By the end of this section, you will be able to:
- Distinguish between spontaneous and nonspontaneous processes
- Describe the dispersal of matter and energy that accompanies certain spontaneous processes
In this section, consider the differences between two types of changes in a system: Those that occur spontaneously and those that occur by force. In doing so, we’ll gain an understanding as to why some systems are naturally inclined to change in one direction under certain conditions and how relatively quickly or slowly that natural change proceeds. We’ll also gain insight into how the spontaneity of a process affects the distribution of energy and matter within the system.
Spontaneous and Nonspontaneous Processes
Processes have a natural tendency to occur in one direction under a given set of conditions. Water will naturally flow downhill, but uphill flow requires outside intervention such as the use of a pump. Iron exposed to the earth’s atmosphere will corrode, but rust is not converted to iron without intentional chemical treatment. A spontaneous process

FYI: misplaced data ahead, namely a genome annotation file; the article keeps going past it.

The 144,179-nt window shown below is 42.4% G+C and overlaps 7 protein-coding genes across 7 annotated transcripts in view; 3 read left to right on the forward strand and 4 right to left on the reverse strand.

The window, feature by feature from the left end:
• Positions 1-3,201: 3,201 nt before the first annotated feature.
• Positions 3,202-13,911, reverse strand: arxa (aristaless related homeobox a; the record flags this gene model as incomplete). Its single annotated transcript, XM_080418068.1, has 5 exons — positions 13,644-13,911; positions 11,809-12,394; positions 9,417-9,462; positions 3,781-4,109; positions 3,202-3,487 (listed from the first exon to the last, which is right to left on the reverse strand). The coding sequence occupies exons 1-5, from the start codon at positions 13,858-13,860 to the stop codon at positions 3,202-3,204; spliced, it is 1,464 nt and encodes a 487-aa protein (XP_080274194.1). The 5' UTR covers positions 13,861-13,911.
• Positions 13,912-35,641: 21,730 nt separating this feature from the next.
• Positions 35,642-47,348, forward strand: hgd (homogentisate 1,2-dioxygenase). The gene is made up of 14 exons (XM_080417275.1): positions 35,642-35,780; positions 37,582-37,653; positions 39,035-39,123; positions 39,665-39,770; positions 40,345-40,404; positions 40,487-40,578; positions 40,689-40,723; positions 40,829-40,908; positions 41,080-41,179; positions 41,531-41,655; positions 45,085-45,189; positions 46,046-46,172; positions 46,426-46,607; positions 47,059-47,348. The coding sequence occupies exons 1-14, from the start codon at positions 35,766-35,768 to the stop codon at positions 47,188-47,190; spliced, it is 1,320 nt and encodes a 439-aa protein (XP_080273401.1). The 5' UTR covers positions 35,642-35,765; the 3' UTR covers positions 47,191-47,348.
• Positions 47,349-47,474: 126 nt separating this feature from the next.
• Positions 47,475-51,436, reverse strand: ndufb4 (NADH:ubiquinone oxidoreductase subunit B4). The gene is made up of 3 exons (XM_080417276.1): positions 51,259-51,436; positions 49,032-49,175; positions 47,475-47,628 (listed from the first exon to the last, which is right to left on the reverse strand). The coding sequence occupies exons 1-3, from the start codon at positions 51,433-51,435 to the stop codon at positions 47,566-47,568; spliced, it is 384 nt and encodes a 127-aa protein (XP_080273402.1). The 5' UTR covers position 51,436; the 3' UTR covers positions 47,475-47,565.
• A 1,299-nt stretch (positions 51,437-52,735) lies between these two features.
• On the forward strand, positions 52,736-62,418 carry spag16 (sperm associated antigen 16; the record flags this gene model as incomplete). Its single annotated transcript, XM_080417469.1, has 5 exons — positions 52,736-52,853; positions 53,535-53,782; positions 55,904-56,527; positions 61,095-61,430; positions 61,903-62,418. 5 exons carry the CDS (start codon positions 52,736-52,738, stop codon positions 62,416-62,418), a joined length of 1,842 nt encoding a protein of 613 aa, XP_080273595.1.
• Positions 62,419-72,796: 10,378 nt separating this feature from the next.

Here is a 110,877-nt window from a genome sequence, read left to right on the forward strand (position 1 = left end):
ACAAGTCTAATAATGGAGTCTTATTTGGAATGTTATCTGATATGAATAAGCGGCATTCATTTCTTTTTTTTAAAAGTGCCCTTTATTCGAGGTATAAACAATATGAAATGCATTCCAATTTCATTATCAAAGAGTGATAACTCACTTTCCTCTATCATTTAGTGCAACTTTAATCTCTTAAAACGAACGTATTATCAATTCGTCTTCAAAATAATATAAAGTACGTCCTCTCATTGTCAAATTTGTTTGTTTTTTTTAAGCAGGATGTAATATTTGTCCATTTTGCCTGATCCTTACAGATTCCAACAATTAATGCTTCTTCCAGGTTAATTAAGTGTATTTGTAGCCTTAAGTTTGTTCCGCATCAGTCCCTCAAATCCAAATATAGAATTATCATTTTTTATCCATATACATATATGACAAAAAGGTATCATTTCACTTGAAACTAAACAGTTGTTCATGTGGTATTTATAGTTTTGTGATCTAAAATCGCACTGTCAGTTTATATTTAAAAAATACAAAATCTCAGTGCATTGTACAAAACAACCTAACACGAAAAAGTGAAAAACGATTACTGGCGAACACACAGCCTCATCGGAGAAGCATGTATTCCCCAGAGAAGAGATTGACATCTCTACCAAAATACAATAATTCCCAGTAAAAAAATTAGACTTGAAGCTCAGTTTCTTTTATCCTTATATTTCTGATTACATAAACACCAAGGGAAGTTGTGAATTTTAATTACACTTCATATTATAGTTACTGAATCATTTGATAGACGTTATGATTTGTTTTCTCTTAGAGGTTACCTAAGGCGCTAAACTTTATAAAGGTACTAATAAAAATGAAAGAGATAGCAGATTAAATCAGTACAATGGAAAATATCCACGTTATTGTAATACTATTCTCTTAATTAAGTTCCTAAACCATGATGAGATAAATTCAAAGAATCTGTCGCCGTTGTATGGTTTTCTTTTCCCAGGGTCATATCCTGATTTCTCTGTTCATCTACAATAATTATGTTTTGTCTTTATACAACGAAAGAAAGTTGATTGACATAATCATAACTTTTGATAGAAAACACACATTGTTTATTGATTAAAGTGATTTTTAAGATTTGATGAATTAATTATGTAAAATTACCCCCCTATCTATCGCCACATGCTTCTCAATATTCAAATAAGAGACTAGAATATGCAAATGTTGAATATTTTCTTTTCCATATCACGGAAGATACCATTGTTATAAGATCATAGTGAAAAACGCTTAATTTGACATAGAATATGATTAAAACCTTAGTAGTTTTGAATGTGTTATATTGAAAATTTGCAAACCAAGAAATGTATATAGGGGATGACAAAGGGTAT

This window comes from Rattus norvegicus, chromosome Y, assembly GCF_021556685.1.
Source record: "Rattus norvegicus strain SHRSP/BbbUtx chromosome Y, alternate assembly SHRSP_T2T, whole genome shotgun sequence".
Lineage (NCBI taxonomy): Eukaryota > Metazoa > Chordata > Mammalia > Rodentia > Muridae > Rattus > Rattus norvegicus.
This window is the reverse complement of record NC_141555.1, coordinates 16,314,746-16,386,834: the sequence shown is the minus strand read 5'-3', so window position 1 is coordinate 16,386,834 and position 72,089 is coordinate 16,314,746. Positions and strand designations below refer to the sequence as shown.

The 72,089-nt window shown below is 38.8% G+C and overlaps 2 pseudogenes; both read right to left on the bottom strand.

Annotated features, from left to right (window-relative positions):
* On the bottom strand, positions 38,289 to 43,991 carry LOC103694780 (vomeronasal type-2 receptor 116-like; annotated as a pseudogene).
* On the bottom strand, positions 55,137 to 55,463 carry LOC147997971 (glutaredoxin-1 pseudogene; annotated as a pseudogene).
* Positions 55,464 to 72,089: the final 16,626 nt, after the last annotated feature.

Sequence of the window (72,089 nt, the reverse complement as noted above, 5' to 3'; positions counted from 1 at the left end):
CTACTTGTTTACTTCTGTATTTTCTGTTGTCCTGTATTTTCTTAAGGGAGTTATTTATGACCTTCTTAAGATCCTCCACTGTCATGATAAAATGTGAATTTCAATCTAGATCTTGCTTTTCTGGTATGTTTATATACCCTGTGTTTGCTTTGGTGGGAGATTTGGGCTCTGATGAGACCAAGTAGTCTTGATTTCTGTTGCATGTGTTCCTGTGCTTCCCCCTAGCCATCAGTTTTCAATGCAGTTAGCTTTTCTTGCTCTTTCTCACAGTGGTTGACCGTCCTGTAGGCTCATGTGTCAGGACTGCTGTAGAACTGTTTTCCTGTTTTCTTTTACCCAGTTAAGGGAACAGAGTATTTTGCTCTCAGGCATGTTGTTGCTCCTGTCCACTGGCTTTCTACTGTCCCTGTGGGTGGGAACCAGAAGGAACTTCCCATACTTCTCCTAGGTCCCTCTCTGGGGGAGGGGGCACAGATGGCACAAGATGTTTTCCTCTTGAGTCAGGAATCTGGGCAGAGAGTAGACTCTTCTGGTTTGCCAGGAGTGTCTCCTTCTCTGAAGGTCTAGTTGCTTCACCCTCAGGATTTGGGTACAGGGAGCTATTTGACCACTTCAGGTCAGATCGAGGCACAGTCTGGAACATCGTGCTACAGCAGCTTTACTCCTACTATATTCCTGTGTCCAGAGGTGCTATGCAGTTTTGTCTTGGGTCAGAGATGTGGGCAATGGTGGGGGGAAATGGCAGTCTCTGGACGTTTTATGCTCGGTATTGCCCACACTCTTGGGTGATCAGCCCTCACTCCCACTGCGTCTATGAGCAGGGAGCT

is one that occurs naturally under certain conditions. A nonspontaneous process
, on the other hand, will not take place unless it is “driven” by the continual input of energy from an external source. A process that is spontaneous in one direction under a particular set of conditions is nonspontaneous in the reverse direction. At room temperature and typical atmospheric pressure, for example, ice will spontaneously melt, but water will not spontaneously freeze.